In addition, another barrier in abortion access arises due to medical personnel’s refusal to provide abortions.[18] Often, these refusals of providing abortion services can be adduced on the grounds of conscientious objection, or CO, which medical personnel have the legal right to invoke when providing a particular service clashes with their religious, moral or ethical beliefs. In fact, CO is widespread in Bolivian health facilities and its usage is most commonly based on issues such as misinformation and misunderstanding of abortion laws, stigma and fear of legal repercussions.[19]

It is crucial that legislators first focus on improving the health system’s preparedness to provide reproductive care. Specifically, legislators must expand accessible information regarding the legality and safety of abortions and abortion pills, as well as the rights of pregnant individuals and medical personnel who may need to provide abortion services. Placing a renewed focus on educating medical personnel on abortion laws will dispel misinformation and misconceptions concerning the legality of abortion services. Lawmakers must also prioritize the expansion of this information in poor and indigenous communities, who disproportionately endure poor reproductive and maternal health consequences due to inaccessible health services and lack of information.[20]

It is also critical that legislators assess the available data and stories of Bolivian women and girls who experienced the consequences of unsafe abortions, denial of abortion services or died due abortion criminalization in the country. Lawmakers must advocate for the full decriminalization of abortion so that pregnant individuals can receive safe and legal abortions without discrimination, outside influence and stigma.

Furthermore, legislators must also scrutinize the role that religious influence has in controlling the personal decisions of Bolivians. The Latin American and Caribbean Committee for the Defense of Women’s Rights issued a statement condemning the intrusion of the Catholic Church in Maria’s case.[21] Similarly, Bolivian legislators must also voice opposition to the Catholic Church’s interference in Maria’s case. Legislators must come together to form a committee specifically to protect the rights of pregnant individuals and their individual right to make decisions regarding keeping or terminating their pregnancies. Additionally, legislators must strengthen patients’ privacy rights policies so that hospital officials will not be able to discuss with third parties—such as Catholic Church representatives—whether or not patients should terminate their pregnancies, without the patient present in the room. The decision to terminate or continue a pregnancy should be a judgment of the pregnant individual, not religious third parties.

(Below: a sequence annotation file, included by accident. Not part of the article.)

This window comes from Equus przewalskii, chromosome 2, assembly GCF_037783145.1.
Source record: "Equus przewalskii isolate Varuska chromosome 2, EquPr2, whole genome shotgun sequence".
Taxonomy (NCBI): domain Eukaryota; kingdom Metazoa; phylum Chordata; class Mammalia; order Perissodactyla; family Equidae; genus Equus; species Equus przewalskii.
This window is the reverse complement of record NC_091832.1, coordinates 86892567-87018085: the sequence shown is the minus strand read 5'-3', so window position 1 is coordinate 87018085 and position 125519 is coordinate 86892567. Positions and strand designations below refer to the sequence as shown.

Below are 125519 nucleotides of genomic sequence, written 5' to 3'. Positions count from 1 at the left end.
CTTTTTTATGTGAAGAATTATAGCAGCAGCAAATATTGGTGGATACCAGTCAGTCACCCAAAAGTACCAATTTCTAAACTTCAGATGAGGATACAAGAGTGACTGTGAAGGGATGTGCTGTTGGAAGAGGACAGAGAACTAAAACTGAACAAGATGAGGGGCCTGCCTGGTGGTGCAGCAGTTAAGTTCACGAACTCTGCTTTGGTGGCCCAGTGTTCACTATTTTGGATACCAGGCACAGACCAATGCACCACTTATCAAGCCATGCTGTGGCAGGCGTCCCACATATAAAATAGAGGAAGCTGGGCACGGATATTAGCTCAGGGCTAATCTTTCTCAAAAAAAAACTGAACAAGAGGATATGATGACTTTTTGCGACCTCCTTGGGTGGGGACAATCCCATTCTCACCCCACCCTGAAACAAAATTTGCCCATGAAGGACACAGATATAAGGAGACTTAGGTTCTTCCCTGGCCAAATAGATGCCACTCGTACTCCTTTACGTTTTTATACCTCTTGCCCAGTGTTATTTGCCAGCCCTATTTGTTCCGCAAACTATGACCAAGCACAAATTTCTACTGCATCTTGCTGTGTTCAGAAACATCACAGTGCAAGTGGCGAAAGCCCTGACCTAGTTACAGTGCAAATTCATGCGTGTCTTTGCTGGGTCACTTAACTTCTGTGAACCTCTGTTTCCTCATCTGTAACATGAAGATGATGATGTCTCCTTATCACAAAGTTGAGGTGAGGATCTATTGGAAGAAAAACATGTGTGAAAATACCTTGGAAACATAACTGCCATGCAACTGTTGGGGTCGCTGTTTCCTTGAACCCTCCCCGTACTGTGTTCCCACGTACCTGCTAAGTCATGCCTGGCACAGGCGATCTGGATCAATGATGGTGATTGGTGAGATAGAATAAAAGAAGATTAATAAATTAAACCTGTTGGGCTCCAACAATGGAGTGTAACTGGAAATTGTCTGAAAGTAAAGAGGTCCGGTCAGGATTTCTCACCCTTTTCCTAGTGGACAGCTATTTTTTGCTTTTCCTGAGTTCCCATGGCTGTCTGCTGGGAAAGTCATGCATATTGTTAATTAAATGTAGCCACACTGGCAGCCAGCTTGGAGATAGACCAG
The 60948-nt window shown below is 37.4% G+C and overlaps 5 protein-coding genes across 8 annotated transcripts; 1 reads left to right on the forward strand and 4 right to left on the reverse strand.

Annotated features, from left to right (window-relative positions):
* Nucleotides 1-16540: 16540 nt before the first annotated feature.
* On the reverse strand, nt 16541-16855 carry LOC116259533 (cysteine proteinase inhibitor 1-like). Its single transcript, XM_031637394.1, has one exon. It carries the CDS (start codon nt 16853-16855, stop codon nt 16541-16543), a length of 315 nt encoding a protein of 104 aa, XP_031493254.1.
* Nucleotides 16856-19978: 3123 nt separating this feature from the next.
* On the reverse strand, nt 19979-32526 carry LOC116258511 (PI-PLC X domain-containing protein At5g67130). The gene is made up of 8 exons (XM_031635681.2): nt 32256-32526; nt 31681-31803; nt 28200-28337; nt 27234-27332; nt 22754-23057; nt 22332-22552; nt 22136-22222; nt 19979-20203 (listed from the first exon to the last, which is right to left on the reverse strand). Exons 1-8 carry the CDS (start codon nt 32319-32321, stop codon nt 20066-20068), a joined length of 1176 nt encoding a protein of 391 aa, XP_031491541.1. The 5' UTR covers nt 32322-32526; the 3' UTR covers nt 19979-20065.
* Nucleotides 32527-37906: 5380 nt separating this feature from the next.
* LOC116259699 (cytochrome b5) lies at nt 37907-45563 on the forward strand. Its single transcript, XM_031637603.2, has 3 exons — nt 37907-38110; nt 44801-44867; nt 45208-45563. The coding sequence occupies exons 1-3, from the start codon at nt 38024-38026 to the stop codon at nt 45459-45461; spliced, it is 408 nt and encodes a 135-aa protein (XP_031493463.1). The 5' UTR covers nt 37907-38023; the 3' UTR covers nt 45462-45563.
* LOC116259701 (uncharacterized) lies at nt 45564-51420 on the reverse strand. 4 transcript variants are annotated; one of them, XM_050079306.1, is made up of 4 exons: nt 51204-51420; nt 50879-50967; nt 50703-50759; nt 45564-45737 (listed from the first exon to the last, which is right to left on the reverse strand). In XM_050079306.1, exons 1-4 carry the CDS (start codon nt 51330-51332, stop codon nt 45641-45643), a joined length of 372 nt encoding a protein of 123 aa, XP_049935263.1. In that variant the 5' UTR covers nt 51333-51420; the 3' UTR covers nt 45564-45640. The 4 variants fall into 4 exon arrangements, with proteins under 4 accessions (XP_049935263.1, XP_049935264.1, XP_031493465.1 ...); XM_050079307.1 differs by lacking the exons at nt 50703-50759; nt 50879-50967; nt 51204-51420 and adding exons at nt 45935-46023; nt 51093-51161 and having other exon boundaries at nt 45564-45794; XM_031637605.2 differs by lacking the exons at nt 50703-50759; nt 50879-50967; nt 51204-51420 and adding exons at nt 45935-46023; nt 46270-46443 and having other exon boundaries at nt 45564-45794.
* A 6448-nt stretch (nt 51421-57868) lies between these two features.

Access to safe reproductive health services is a fundamental human right—not one that should be at the crux of undue influence from Church officials and national demonstrations urging medical personnel and the Bolivian government to act. Maria endured sexual abuse, medical mistreatment and violation of her reproductive autonomy. If Bolivia wants to protect its children, women and other individuals who find themselves experiencing an unwanted pregnancy, its legislators must immediately make it a national priority to expand comprehensive reproductive services. Otherwise, they will continue to uphold their limited, inequitable and unsafe abortion laws that endanger many Bolivians every day.

Photo credit: Juan Karita via AP Photo

[1] “Girl’s Ordeal Exposes Bolivia’s Failure on Reproductive Rights,” Human Rights Watch, 6 December 2021,

[2] “Bolivia,” Ipas 50.

[3] “Girl’s Ordeal Exposes Bolivia’s Failure on Reproductive Rights.”

[4] Singh, Kavita, et. al. “A comparison of approaches to measuring maternal mortality in Bangladesh, Mozambique, and Bolivia,” Population Health Metrics, 15 January 2022.,100%2C000%20live%20births%20%5B12%5D..

[5] Billings DL, et al. Scaling-up a public health innovation: a comparative study of post-abortion care in Bolivia and Mexico. Soc Sci Med, 2007. 64(11): p.2210-22.

[6] Fernández Simon, Maite. “Rape and pregnancy of 11-year-old reignites abortion debate in Bolivia,” The Washington Post, 29 October 2021,

[7] “BOLIVIA Torture and Ill-Treatment: Amnesty International’s Concerns,” Amnesty International, June 2001.

[8] Id.

[9] Id.

[10] “Girl’s Ordeal Exposes Bolivia’s Failure on Reproductive Rights.”

[11] EFE. “Violación y embarazo de niña de 11 años: estallan las protestas en Bolivia,” Telemundo 51, 27 October 2021,

[12] Id.

[13] “Girl’s Ordeal Exposes Bolivia’s Failure on Reproductive Rights.”

[14] Fernández Simon, Maite.

[15] Collyns, Dan. “Bolivia: fate of 11-year-old girl raped by family member sparks abortion debate,” The Guardian, 29 October 2021,,pregnancy%20was%20classified%20as%20torture%E2%80%9D..

[16] “Bolivia.”

[17] “Bolivia.”

[18] “General Discussion on the preparation for a General Comment on Article 6 (Right to Life),” Ipas Bolivia.

[19] Küng, S.A., Wilkins, J.D., de León, F.D. et al. “We don’t want problems”: reasons for denial of legal abortion based on conscientious objection in Mexico and Bolivia. Reprod Health 18, 2021,

[20] Thurston, S, Morales RC, Ngo TD.

[21] EFE.